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Thread: Hard Disk Mass

  1. #1 Hard Disk Mass 
    Forum Freshman Rye Rye's Avatar
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    This is just a hypothetical inquiry.

    Assuming that one has a hard disk of X mass, on which there is zero information written, if 100G of information is then downloaded to said hard disk, is there ANY net gain in the overall mass of the drive?

    In other words, does the 100G of informaion occupy any substantial volume in space; is the bit in fact an object subject to the Dynamical Laws of physics?

    If so, what are the physical properties.

    If not, hmmm... the Zeroth Law then?

    Thanks in advanace for any input.

    Cheers,

    Rye Rye


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  3. #2  
    Forum Sophomore Pikkhaud's Avatar
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    I wouldn't think so.


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  4. #3  
    The Doctor Quantime's Avatar
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    Since 1's and 0's are electrons, rather sorry 1's are (an electron is here, yes=1). If a hard drive has 100GB then it has a lot of 1'a. Add all those ones and multiply by the mass of an electron and hey presto, a full hard drive vs empty hard drive, the full hard drive will have more weight.
    "If you wish to make an apple pie from scratch, you must first invent the universe". - Carl Sagan
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  5. #4  
    Forum Masters Degree SuperNatendo's Avatar
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    Quote Originally Posted by svwillmer
    Since 1's and 0's are electrons, rather sorry 1's are (an electron is here, yes=1). If a hard drive has 100GB then it has a lot of 1'a. Add all those ones and multiply by the mass of an electron and hey presto, a full hard drive vs empty hard drive, the full hard drive will have more weight.
    If that were the way hard drives worked, you could put hundreds of Yottabytes on one Hard Disk!!!

    The thing is, a hard drive does not read whether or not individual electrons are in the drive, parts of it are simply magnetized and demagnetized. The read/write head magnetizes and demagnetizes tiny portions of the metal disk to store the "1"s and "0"s. The closer together on the metallic disk you can place these "1"s and "0"s the more "space" you can use. This is why magnets kill Hard Drives.

    Also, a processor does not "Hold" the ones or zeroes, rather it uses triodes aka transistors that act as switches. When current is flowing through the switch it completes a circuit, that is a "1", when current is being blocked by the switch the circuit is open and that is "0"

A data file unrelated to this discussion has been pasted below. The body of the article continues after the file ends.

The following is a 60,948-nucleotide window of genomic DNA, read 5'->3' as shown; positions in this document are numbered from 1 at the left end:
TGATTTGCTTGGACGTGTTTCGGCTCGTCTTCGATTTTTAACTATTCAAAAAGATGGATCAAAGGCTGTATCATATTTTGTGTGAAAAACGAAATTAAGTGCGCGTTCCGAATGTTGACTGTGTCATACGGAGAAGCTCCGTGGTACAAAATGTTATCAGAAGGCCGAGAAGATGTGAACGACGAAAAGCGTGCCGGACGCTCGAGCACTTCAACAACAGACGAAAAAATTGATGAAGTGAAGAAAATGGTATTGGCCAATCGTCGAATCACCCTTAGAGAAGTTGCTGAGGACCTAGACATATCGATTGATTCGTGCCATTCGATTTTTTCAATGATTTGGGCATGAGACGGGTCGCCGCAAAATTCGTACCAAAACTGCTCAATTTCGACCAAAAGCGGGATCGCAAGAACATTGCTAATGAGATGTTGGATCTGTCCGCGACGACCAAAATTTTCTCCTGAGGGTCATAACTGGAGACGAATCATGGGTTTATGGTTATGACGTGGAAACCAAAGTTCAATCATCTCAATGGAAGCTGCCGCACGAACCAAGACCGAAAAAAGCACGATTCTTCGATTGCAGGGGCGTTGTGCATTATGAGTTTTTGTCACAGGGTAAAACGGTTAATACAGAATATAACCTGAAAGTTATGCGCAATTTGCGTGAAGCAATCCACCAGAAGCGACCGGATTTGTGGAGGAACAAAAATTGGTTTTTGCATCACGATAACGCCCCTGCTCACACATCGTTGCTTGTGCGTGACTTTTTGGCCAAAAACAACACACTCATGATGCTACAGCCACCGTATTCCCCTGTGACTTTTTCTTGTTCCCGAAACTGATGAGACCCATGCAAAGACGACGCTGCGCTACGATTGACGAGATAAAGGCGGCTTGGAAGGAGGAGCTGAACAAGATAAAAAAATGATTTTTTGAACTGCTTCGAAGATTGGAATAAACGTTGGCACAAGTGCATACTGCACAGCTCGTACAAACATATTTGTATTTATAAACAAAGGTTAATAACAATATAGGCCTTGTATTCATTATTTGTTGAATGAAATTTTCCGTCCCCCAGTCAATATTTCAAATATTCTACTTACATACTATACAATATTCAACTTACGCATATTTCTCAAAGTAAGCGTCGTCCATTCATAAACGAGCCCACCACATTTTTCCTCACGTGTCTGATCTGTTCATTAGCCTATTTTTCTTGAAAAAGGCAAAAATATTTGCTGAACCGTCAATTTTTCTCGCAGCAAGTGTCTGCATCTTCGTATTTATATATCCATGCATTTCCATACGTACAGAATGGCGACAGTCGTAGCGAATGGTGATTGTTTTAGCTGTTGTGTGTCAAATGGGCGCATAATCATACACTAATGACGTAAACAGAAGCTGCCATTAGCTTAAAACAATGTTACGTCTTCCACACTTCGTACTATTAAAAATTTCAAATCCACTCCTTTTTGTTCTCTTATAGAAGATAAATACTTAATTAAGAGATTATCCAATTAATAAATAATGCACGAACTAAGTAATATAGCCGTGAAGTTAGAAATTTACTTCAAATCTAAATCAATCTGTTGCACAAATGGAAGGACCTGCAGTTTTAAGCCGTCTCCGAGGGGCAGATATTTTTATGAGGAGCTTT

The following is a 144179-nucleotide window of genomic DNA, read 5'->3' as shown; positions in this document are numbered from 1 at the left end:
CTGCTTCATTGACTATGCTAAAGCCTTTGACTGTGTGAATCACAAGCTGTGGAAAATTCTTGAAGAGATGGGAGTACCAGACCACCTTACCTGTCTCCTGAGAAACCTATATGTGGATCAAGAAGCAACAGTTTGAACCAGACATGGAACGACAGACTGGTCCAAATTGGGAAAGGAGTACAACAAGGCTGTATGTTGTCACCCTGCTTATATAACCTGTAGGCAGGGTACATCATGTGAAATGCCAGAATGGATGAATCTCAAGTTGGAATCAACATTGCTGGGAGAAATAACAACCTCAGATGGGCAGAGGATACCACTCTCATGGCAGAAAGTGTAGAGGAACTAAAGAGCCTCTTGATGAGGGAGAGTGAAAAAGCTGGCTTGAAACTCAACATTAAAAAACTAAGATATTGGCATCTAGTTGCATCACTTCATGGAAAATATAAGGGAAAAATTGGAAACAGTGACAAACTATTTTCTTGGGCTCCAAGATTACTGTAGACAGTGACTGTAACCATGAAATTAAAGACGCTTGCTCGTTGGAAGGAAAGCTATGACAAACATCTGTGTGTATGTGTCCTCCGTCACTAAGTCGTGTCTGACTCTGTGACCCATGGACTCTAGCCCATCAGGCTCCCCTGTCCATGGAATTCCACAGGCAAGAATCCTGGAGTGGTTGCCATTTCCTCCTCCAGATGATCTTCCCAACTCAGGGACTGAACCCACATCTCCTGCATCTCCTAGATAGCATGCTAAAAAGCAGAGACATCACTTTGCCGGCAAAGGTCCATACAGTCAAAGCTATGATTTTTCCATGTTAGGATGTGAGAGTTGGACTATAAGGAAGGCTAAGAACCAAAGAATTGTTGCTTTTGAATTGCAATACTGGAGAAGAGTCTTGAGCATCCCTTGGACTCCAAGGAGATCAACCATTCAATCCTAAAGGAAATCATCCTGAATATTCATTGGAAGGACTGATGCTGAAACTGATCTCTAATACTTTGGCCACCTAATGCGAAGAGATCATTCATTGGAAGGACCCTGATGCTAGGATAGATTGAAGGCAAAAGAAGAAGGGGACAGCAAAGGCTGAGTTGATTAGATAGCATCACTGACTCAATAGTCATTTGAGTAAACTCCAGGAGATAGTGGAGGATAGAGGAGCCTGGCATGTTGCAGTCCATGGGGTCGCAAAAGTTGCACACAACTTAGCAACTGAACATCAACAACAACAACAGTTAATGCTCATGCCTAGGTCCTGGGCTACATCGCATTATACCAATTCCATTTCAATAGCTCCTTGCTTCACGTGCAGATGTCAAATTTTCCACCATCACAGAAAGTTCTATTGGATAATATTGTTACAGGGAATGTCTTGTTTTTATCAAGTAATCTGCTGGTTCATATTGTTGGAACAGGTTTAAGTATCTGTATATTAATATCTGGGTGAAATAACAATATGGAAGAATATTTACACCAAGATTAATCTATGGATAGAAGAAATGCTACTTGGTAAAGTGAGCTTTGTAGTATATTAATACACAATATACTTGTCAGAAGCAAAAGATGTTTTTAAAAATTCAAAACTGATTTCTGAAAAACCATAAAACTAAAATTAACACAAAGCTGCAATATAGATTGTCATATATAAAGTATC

At NO time is a single electron registering as a "1" when it comes to the computers in use today. If we discover a way to do just that then computers would be amazingly fast and could hold pretty much limitless amounts of data.
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  6. #5  
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    Technically speaking, they still gain weight. Just a VERY small amount.
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  7. #6  
    Forum Masters Degree SuperNatendo's Avatar
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    Quote Originally Posted by Jeremyhfht
    Technically speaking, they still gain weight. Just a VERY small amount.
    in the end, even if hard drives worked by holding actual electrons in place, you are going to gain more weight from dust particles resting on top of the hard drive than you are from electrons!

    the 1's and 0's are not a representation of an actual "particle". I think I saw someone in the physics thread reply in the way that if ones were heads and zeros were tails on a bunch of quarters, when you change a zero to a one you are not adding a quarter you are just changing its sides.
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  8. #7  
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    Remember the old IBM punch cards? You added data by subtracting weight.
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  9. #8  
    WYSIWYG Moderator marnixR's Avatar
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    i don't think there's any weight gain : the binary 1s and 0s are just different states of the same object, not the presence/absence of a particle

    so this means that the particle and its mass is always there, it's just our interpretation (e.g. comparison with a reference state) that makes its state into a 0 or a 1
    "Reality is that which, when you stop believing in it, doesn't go away." (Philip K. Dick)
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  10. #9  
    Forum Freshman Rye Rye's Avatar